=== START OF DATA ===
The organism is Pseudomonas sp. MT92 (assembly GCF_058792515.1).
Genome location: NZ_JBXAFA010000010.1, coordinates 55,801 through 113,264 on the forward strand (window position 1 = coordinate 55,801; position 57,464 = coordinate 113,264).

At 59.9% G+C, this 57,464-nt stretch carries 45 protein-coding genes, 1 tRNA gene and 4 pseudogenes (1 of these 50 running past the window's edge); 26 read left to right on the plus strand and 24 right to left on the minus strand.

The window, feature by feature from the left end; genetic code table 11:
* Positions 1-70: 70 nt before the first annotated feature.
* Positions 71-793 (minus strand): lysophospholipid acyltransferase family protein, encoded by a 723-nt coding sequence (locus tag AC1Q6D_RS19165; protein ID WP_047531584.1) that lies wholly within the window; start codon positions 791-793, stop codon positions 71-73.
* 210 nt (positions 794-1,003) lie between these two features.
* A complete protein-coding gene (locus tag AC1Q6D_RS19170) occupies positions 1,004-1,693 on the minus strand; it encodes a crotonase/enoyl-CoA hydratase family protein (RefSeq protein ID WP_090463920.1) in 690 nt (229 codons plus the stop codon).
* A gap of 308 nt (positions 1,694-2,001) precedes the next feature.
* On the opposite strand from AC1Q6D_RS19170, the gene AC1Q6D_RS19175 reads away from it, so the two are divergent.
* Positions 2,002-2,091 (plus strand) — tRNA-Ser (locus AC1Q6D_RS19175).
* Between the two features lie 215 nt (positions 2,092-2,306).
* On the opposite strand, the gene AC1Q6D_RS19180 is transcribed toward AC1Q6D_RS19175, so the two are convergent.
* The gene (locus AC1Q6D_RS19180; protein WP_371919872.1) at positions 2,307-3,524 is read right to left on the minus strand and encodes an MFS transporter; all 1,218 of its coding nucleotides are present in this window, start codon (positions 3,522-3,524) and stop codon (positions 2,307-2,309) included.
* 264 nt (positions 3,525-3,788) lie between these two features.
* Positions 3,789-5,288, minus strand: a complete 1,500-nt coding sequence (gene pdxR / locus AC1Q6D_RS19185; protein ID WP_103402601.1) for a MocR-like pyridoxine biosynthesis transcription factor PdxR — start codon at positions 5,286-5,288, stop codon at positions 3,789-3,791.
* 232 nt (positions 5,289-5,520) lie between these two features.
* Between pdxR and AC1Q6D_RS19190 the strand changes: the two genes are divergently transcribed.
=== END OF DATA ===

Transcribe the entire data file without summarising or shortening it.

The organism is Pseudomonas sp. MT92 (assembly GCF_058792515.1).
Genome location: NZ_JBXAFA010000010.1, coordinates 55,801 through 113,264 on the forward strand (window position 1 = coordinate 55,801; position 57,464 = coordinate 113,264).

At 59.9% G+C, this 57,464-nt stretch carries 45 protein-coding genes, 1 tRNA gene and 4 pseudogenes (1 of these 50 running past the window's edge); 26 read left to right on the plus strand and 24 right to left on the minus strand.

The window, feature by feature from the left end; genetic code table 11:
* Positions 1-70: 70 nt before the first annotated feature.
* Positions 71-793 (minus strand): lysophospholipid acyltransferase family protein, encoded by a 723-nt coding sequence (locus tag AC1Q6D_RS19165; protein ID WP_047531584.1) that lies wholly within the window; start codon positions 791-793, stop codon positions 71-73.
* 210 nt (positions 794-1,003) lie between these two features.
* A complete protein-coding gene (locus tag AC1Q6D_RS19170) occupies positions 1,004-1,693 on the minus strand; it encodes a crotonase/enoyl-CoA hydratase family protein (RefSeq protein ID WP_090463920.1) in 690 nt (229 codons plus the stop codon).
* A gap of 308 nt (positions 1,694-2,001) precedes the next feature.
* On the opposite strand from AC1Q6D_RS19170, the gene AC1Q6D_RS19175 reads away from it, so the two are divergent.
* Positions 2,002-2,091 (plus strand) — tRNA-Ser (locus AC1Q6D_RS19175).
* Between the two features lie 215 nt (positions 2,092-2,306).
* On the opposite strand, the gene AC1Q6D_RS19180 is transcribed toward AC1Q6D_RS19175, so the two are convergent.
* The gene (locus AC1Q6D_RS19180; protein WP_371919872.1) at positions 2,307-3,524 is read right to left on the minus strand and encodes an MFS transporter; all 1,218 of its coding nucleotides are present in this window, start codon (positions 3,522-3,524) and stop codon (positions 2,307-2,309) included.
* 264 nt (positions 3,525-3,788) lie between these two features.
* Positions 3,789-5,288, minus strand: a complete 1,500-nt coding sequence (gene pdxR / locus AC1Q6D_RS19185; protein ID WP_103402601.1) for a MocR-like pyridoxine biosynthesis transcription factor PdxR — start codon at positions 5,286-5,288, stop codon at positions 3,789-3,791.
* 232 nt (positions 5,289-5,520) lie between these two features.
* Between pdxR and AC1Q6D_RS19190 the strand changes: the two genes are divergently transcribed.